- Let Others Promote It For You: I sent out the promo DVD and Forms CD for our lock-in to the regional denominational office. The day they got the packet with the cover letter (on church letterhead) our lock-in was the first thing listed on their youth ministry page. A huge part of networking is to build relationships with people who may be in a position to help you. Are you planning a cool event at your church and want to get the word out? Go straight to the top of any regional office for organizations or denominations with which your church may be affiliated. These hard working folks have the mailing lists. Their endorsement can give your event legitimacy in the eyes of churches that may be on the fence about bringing students. Many times, they are the gate keepers for truly branching out to get good saturation as you advertise your event.
- Advertize Internally: If you have not done it already, make a checklist of ways you can advertise and promote a ministry event internally. I try and hit all bases when advertising an event. Many parents still communicate best by e-mail and phone. I ask myself, have I used the church bulletin, the monthly newsletter, the announcement slides before church, the announcement monitors in the church hallway? Have I used regular mail, a phone tree, brochures and flyers, posters around the church building, the church LED marquis, screen printed vinyl banners, promotional t-shirts, stickers, postcards, riding around in a church van with a megaphone? You get the picture. There are countless ways to advertise internally and externally.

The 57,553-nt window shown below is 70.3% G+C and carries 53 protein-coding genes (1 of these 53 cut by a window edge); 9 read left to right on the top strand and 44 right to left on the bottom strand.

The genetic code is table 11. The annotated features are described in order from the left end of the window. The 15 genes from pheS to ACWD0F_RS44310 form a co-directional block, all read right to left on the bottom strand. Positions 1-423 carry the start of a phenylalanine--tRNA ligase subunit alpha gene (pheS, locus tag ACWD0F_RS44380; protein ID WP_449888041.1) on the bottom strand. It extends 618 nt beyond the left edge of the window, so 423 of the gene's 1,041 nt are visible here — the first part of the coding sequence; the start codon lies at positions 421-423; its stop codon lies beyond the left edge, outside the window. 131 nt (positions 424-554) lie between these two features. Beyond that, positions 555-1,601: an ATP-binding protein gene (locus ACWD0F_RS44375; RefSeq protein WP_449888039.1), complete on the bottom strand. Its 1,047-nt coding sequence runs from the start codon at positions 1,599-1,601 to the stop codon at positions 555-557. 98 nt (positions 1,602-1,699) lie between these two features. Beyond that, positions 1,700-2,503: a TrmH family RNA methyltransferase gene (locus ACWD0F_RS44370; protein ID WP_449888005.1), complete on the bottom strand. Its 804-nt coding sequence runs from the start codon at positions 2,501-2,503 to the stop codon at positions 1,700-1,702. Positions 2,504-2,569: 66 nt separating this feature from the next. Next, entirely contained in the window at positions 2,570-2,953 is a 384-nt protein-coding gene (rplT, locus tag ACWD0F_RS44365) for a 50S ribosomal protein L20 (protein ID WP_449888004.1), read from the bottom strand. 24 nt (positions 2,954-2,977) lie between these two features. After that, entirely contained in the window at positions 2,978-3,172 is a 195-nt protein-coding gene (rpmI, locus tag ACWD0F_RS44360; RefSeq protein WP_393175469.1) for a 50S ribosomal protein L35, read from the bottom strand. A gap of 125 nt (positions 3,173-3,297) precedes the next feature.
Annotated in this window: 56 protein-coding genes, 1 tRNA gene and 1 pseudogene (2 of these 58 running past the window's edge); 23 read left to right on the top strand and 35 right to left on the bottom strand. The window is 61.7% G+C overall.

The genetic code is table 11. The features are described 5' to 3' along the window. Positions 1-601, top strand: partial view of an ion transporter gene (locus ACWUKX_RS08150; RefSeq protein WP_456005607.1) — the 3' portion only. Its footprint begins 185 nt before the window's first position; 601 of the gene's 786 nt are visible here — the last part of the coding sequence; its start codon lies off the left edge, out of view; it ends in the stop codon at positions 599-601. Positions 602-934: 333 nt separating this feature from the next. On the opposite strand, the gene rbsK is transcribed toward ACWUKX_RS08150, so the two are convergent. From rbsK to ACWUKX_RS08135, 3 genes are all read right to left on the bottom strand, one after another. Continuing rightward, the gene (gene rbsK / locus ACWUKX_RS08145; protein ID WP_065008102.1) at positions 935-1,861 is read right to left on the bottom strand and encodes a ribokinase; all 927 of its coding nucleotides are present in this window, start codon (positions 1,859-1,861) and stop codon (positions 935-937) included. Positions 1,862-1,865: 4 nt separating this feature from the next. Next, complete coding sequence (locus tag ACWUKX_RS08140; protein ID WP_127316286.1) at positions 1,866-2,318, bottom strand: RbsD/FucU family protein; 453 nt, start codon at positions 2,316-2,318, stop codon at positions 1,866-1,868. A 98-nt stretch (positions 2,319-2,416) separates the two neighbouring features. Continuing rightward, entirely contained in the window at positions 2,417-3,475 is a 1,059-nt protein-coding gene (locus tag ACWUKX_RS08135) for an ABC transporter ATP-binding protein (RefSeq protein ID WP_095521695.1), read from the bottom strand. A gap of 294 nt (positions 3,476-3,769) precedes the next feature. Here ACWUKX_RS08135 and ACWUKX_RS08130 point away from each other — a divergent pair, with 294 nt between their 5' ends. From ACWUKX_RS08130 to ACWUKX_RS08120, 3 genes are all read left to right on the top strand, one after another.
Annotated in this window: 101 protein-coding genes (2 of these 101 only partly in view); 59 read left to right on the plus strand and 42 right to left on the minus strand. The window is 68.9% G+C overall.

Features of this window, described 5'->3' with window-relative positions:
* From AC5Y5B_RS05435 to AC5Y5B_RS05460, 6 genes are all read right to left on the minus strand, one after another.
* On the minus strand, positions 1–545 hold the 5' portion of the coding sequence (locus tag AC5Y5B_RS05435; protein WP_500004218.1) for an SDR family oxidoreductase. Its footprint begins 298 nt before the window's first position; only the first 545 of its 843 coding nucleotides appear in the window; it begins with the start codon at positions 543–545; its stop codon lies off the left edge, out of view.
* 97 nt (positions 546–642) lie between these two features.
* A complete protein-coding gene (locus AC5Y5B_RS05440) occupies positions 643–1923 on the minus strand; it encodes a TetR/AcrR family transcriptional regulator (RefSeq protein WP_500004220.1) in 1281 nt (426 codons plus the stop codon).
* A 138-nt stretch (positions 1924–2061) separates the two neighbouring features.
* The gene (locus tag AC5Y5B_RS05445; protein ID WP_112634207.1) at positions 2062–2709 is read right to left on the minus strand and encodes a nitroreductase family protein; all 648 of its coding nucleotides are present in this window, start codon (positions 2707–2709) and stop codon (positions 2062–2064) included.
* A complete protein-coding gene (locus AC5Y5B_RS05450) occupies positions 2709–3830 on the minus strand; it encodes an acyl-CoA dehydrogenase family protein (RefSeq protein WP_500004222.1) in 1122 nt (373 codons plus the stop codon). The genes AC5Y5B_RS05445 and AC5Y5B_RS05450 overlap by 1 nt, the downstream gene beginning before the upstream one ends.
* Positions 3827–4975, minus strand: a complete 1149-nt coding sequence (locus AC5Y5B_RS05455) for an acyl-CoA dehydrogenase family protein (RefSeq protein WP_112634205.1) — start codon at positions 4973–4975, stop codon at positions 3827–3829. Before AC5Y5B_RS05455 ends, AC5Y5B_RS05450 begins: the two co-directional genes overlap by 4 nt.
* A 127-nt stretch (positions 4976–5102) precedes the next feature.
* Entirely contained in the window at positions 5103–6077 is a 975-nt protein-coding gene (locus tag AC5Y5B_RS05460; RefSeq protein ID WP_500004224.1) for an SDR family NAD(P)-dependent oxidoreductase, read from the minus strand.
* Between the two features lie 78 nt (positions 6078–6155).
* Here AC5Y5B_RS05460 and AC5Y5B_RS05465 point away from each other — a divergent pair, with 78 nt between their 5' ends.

- Face to Face invites: I’m pretty sure I already mentioned this. But just in case it didn’t sink in, 80-90% of all people who get plugged into a church do so because of a personal invitation from a trusted friend.
- Giveaway a Sweet Prize: Want kids to invite their friends to your next major event? Then you shouldn’t be above bribing them to do it! Once, we gave away an LDC TV to a student for bringing the most friends to an event. When there is an incentive students get competitive. They might initially just invite friends to church to win whatever the prize is, but they’ll also learn that they won’t turn into a pumpkin if they actually invite people to church.